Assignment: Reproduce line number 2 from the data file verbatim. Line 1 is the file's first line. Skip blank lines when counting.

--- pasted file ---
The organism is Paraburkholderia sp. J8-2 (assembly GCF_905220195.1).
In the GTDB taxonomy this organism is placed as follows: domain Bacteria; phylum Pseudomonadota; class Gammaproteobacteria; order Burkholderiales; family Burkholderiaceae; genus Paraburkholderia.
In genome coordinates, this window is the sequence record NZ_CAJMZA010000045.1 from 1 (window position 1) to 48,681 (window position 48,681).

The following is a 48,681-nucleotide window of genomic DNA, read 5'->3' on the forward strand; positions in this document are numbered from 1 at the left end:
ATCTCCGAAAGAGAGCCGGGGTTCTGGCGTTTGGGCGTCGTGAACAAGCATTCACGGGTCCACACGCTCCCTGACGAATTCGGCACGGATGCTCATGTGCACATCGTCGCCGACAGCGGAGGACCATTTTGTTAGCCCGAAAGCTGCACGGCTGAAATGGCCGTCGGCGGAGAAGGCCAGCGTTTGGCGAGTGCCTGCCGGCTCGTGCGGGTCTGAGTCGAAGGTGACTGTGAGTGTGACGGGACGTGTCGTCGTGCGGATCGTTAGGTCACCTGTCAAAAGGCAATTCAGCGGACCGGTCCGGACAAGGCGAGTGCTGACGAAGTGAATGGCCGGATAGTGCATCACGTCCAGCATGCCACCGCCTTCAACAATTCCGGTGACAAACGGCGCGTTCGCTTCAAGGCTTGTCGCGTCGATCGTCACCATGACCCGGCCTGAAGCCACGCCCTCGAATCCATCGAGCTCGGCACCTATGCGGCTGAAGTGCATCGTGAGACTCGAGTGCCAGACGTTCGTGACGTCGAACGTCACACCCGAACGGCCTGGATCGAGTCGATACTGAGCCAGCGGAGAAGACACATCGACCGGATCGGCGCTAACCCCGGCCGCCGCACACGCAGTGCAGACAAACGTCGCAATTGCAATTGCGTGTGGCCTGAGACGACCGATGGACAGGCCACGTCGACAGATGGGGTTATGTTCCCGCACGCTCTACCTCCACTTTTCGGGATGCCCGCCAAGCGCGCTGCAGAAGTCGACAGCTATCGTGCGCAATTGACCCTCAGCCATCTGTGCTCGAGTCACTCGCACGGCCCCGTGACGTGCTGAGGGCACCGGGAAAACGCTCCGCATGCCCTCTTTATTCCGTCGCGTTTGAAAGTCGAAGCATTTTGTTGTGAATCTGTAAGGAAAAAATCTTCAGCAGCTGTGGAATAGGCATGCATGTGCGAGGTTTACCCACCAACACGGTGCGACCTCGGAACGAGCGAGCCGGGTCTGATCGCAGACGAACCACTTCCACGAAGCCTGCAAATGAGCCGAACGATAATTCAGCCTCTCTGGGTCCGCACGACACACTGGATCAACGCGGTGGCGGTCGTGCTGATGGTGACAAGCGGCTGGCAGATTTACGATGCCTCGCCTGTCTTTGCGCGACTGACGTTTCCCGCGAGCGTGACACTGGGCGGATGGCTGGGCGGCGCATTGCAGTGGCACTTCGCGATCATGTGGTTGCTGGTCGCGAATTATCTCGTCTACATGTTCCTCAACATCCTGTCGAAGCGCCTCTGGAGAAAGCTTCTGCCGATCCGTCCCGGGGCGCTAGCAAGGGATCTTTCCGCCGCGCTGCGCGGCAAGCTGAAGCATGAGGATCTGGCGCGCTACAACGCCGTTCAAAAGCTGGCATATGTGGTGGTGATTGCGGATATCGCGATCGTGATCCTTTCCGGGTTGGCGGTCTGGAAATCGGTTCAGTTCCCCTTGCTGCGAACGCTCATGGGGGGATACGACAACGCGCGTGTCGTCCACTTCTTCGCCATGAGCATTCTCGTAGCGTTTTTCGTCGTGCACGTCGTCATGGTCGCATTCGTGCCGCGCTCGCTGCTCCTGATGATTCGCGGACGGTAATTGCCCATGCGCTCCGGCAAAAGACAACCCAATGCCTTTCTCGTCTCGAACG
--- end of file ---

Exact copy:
In the GTDB taxonomy this organism is placed as follows: domain Bacteria; phylum Pseudomonadota; class Gammaproteobacteria; order Burkholderiales; family Burkholderiaceae; genus Paraburkholderia.